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Molecular determinants of different gating mechanisms in inwardly-rectifying potassium channels

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Title: Molecular determinants of different gating mechanisms in inwardly-rectifying potassium channels
Author: Huang, Xinyang
Degree: Master of Science - MSc
Program: Pharmacology and Therapeutics
Copyright Date: 2012
Issue Date: 2012-06-20
Publisher University of British Columbia
Abstract: Inwardly-rectifying potassium (Kir) channels comprise a transmembrane domain (TMD) that makes up the conducting pore and a large cytoplasmic domain (CTD) that controls channel gating via ligand-binding. Tissue-specific expression and diverse gating mechanisms endow each Kir family with distinct physiological roles. To better understand channel function and improve treatments for Kir channel-associated diseases, we set out to determine the molecular mechanisms underlying channel gating and block. Inward rectification via voltage-dependent polyamine block is important for maintaining a negative resting membrane potential and permitting the generation of action potentials in excitable cells. Polyamine block was studied in Kir2.1, a prototypical strong rectifier. Using inside-out patch clamp electrophysiology and sterically expanded polyamine blockers, our findings suggest that steep voltage-dependence and external K⁺-dependence of high-affinity block do not require extensive polyamine interactions with the selectivity filter. Furthermore, by introducing MTS moieties into the inner cavity, as well as utilizing a hydrogen bond-deficient blocker and the disease mutant D172N, we determined that hydrogen bonding is crucial to high-affinity binding between spermine and the rectification controller (D172 in Kir2.1). It is important to note that spermine is structurally unique and binds very deep in the inner cavity. This is likely not the case for diamine blockers, which warrants caution when drawing conclusions from them about spermine. A second gating mechanism in Kir channels is regulation by ligand-binding in the CTD. Ligand transduction to the channel gate is key to many physiological roles of Kir channels and can be demonstrated in KATP channels, which are responsible for transducing cellular metabolism to insulin secretion. Using inside-out patch clamp electrophysiology, we screened Kir6.2 slide helix mutants for ATP-sensitivity and voltage-dependent gating kinetics with a “forced gating” background mutation F168E that functionally rescues non-expressing mutants. We found that a highly conserved aspartate in the Kir slide helix is essential for ligand transduction. Further screening of nearby CTD residues revealed several potential interacting partners for this slide helix “aspartate anchor”. However, specific interactions between the aspartate anchor and the CTD remain unclear.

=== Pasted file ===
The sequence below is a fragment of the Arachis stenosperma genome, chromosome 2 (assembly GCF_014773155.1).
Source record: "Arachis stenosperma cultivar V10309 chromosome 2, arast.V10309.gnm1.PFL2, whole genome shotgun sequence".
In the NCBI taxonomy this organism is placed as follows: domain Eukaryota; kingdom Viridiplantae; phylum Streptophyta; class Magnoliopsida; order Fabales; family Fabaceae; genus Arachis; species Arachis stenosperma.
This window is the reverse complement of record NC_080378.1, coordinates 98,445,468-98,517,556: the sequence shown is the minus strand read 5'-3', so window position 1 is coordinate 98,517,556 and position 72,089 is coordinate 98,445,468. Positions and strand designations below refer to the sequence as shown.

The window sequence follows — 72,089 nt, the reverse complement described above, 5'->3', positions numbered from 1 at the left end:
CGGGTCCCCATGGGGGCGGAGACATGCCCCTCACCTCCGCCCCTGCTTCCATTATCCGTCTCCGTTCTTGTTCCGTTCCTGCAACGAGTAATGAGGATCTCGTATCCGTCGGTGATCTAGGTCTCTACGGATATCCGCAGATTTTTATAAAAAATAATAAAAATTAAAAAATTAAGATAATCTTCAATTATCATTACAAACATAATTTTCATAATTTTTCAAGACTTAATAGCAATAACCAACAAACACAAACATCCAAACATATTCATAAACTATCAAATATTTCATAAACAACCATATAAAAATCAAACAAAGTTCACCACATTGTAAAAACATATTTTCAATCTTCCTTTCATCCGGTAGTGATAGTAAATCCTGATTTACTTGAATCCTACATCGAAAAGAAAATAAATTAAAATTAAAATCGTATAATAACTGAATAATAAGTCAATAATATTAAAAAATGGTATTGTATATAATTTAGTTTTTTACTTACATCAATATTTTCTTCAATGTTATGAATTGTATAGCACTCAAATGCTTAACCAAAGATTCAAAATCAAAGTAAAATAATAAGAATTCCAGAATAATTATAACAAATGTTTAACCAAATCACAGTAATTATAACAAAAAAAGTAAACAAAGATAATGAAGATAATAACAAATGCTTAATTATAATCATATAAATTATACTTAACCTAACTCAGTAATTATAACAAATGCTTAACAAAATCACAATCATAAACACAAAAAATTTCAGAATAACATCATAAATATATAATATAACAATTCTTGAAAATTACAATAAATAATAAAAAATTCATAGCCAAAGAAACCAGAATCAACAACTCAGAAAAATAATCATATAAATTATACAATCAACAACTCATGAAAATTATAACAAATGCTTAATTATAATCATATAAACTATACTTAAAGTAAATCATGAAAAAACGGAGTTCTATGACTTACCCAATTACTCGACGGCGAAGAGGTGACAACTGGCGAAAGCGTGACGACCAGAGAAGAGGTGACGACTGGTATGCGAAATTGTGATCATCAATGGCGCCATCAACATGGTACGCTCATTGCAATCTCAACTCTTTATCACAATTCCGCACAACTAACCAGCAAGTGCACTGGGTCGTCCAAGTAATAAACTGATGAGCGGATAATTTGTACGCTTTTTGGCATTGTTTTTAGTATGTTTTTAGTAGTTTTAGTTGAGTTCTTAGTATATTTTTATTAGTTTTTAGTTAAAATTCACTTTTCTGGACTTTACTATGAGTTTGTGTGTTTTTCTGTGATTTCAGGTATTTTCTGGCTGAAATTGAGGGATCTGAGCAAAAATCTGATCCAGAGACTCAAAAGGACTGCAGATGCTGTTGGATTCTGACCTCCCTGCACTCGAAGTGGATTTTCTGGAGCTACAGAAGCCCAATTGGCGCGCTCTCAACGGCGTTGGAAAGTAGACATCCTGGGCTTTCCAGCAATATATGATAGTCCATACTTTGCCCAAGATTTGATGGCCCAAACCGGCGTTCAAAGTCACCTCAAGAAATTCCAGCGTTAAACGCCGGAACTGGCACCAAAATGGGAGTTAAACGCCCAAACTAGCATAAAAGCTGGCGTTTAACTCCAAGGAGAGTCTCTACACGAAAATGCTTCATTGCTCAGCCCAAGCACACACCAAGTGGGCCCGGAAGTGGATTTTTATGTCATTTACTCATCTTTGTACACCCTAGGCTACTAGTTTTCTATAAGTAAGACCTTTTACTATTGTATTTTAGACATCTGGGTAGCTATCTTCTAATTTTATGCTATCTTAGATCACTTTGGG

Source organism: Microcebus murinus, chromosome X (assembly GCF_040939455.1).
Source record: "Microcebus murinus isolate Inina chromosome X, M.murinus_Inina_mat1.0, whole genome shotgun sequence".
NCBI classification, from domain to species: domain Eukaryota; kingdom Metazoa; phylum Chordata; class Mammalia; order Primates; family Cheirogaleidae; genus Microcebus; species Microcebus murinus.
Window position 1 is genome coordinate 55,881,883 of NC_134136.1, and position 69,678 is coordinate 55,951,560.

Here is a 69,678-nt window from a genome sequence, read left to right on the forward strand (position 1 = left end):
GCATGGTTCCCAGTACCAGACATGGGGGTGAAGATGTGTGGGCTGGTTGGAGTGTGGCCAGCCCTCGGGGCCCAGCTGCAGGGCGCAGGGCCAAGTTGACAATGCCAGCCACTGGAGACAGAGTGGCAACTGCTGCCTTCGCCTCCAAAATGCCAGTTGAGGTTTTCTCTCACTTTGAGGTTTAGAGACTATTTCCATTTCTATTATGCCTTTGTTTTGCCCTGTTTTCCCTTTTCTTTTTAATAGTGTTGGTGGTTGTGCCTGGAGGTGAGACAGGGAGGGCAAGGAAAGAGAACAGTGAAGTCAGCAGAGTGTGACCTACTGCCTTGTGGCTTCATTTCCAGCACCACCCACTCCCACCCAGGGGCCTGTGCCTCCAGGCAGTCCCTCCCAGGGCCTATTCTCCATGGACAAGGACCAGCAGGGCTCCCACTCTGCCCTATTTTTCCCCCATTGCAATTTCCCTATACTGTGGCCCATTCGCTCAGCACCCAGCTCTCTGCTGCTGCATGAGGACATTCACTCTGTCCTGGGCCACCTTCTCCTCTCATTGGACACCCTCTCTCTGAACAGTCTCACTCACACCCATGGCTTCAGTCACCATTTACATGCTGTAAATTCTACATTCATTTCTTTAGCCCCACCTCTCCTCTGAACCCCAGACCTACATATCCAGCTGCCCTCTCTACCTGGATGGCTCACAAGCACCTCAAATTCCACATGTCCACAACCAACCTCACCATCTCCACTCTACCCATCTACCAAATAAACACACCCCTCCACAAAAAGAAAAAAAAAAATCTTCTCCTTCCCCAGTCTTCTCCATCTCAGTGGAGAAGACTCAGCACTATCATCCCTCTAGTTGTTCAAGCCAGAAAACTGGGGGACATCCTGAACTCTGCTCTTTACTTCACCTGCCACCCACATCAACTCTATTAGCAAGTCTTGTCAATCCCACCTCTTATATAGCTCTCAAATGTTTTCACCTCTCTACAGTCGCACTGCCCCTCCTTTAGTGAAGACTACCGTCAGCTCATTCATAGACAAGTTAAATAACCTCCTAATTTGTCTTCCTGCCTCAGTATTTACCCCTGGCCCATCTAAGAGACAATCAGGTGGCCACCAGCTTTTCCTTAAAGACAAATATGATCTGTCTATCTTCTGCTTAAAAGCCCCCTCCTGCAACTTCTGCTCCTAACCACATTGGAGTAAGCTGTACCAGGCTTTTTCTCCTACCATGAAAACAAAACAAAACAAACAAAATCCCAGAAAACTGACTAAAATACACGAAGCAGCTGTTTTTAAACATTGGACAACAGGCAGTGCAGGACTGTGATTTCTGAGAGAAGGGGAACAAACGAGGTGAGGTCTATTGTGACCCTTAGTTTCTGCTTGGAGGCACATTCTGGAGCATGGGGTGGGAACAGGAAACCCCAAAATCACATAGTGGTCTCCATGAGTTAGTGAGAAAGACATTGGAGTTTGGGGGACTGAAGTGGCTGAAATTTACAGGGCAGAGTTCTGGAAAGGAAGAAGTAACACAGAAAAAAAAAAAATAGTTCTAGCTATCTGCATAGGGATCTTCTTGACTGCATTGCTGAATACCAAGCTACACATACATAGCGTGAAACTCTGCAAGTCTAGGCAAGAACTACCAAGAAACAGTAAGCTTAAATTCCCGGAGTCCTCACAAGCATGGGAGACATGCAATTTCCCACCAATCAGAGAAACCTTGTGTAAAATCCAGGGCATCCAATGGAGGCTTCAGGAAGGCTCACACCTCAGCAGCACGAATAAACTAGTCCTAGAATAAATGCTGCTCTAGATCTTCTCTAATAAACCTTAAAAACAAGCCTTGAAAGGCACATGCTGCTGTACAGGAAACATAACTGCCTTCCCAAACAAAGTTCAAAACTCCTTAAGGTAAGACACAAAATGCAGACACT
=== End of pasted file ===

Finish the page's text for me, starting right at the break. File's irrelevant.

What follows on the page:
Affiliation: Medicine, Faculty of
URI: http://hdl.handle.net/2429/42519
Scholarly Level: Graduate

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